When Do Kids Realize They’re Going to Grow Up?
This video is so cute it actually hurts a little: A 5-year-old girl named Sadie loses her mind upon realizing that her beloved baby brother will not actually stay a baby forever. “OH MY GOSH! I want him to stay little,” she wails. Soon, her concerns shift from her brother to herself and her own mortality: “And I don’t wanna die when I’m a hundre-e-e-e-e-ed!”
Judging from the tiny girl’s shock, it seems like it’s the first time she’s fully grasped the grim realities of aging and death — which brings up some really interesting questions about psychology and child development. When do young children start to figure out aging, and what do they understand about it?
Related: Shopping is Good For Babies
Research suggests that kids do understand that they’re going to grow up — but they also misunderstand the mechanics of the aging process in the most adorable way possible: According to a study by Israeli researchers Rama Klavir and David Leiser, children between the ages of 3 and 5 seem to think that birthday parties cause aging.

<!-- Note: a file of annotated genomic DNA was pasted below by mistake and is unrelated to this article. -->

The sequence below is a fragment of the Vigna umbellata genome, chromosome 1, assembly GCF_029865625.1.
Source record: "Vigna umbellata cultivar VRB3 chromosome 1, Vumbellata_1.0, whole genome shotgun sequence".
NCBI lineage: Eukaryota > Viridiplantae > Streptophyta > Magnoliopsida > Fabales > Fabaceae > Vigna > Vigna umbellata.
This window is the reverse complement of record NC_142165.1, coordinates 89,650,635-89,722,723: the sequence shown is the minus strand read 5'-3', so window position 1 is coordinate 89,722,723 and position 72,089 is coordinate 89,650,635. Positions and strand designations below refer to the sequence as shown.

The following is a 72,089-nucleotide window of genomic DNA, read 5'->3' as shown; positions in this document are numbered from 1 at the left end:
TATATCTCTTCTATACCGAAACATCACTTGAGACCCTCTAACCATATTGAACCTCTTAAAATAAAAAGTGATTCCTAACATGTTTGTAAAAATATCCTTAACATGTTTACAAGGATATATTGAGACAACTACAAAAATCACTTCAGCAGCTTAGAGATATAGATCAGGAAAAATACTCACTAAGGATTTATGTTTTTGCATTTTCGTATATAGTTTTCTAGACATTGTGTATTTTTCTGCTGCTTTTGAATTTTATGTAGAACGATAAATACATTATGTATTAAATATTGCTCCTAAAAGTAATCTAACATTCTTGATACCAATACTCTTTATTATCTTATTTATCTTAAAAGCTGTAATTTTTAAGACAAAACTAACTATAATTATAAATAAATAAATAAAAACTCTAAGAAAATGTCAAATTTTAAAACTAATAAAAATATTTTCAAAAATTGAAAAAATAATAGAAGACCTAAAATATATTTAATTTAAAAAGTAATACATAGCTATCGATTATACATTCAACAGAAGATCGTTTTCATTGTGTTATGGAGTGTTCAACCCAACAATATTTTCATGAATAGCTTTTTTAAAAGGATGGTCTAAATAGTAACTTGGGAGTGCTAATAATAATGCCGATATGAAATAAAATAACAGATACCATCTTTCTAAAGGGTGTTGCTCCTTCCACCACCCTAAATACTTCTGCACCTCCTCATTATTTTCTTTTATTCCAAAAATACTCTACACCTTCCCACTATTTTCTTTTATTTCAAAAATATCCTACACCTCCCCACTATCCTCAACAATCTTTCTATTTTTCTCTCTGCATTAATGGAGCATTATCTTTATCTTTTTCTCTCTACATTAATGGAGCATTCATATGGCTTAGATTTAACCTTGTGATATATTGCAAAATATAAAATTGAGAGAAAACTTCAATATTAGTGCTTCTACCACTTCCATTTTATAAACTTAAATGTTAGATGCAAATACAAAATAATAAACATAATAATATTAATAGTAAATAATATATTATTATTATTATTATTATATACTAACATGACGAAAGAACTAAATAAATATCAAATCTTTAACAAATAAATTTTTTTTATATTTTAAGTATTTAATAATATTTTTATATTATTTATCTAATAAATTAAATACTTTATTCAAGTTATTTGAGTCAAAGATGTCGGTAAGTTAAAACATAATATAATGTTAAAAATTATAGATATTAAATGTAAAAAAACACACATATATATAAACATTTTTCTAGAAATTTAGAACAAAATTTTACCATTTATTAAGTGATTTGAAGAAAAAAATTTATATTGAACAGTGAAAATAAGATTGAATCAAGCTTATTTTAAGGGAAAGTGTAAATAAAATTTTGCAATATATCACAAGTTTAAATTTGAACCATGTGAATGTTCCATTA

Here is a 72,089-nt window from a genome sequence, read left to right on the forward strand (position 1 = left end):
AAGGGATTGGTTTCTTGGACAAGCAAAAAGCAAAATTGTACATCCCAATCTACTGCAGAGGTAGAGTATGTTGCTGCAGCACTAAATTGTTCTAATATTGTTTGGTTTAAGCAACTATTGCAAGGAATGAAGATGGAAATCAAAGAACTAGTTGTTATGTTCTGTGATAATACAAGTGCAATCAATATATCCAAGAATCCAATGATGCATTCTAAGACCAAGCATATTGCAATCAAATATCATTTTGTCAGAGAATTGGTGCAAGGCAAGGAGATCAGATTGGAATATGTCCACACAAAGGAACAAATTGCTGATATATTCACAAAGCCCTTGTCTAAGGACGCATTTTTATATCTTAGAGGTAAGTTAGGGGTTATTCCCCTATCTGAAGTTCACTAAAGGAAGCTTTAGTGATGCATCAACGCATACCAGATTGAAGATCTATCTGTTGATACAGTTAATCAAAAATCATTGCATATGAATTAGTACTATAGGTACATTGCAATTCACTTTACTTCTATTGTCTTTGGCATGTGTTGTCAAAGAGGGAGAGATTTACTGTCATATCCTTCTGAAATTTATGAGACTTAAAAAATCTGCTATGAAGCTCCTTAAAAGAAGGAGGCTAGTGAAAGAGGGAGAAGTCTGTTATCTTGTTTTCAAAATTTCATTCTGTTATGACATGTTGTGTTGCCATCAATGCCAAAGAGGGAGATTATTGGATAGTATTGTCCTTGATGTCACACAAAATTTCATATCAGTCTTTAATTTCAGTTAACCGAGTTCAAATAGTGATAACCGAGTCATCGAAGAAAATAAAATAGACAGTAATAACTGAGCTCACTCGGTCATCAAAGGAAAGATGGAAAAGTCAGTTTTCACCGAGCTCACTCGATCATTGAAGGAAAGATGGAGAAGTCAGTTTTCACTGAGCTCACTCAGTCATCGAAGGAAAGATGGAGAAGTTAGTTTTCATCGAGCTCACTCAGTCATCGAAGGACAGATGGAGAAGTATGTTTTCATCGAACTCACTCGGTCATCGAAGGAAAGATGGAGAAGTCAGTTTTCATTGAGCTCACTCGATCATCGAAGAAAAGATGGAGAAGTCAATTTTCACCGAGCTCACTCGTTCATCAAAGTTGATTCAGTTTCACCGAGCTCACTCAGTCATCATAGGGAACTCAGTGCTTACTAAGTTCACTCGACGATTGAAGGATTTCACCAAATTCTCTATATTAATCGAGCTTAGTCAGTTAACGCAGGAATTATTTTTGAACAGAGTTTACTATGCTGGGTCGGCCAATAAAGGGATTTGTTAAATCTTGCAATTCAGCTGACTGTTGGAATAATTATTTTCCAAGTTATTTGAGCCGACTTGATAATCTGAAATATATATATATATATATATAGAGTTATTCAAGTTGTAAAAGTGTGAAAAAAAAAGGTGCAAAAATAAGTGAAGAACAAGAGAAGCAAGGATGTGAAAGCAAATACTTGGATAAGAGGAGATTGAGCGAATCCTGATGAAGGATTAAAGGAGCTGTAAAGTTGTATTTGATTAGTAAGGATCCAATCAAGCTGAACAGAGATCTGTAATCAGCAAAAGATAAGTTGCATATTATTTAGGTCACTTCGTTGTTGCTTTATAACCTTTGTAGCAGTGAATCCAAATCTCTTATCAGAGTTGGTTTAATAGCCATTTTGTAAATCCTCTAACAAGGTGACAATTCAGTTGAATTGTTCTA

The researchers asked about 100 kids, ages 3 to 9, a series of questions to gauge their understanding. In one of the questions, they described this scenario to the children:
“A child’s birthday was celebrated when he was 1 year old. Then when he was 2, they celebrated his birthday again; and the year after, when he was 3, they also celebrated his birthday. But the next year, the year after he was 3, his mother got sick and could not give him a birthday party. So he was very sad because he did not know how old he was. In your opinion, how old was he?”
Related: 59 Percent of Kids Use Social Media
Some of the youngest children, all under 5, gave answers like, “He will still only be 3 years old because he didn’t have a birthday party” and “If next year he won’t have a birthday party? He, he—he won’t grow up.” Then, the researchers told the children that the mother in the story felt so bad for being sick on her son’s birthday that she gave him several birthday parties to make up for it. The answers from the littlest kids in the group again hinted at the magic of the birthday party: They thought that if the child had multiple birthday parties in a year, his age would increase accordingly.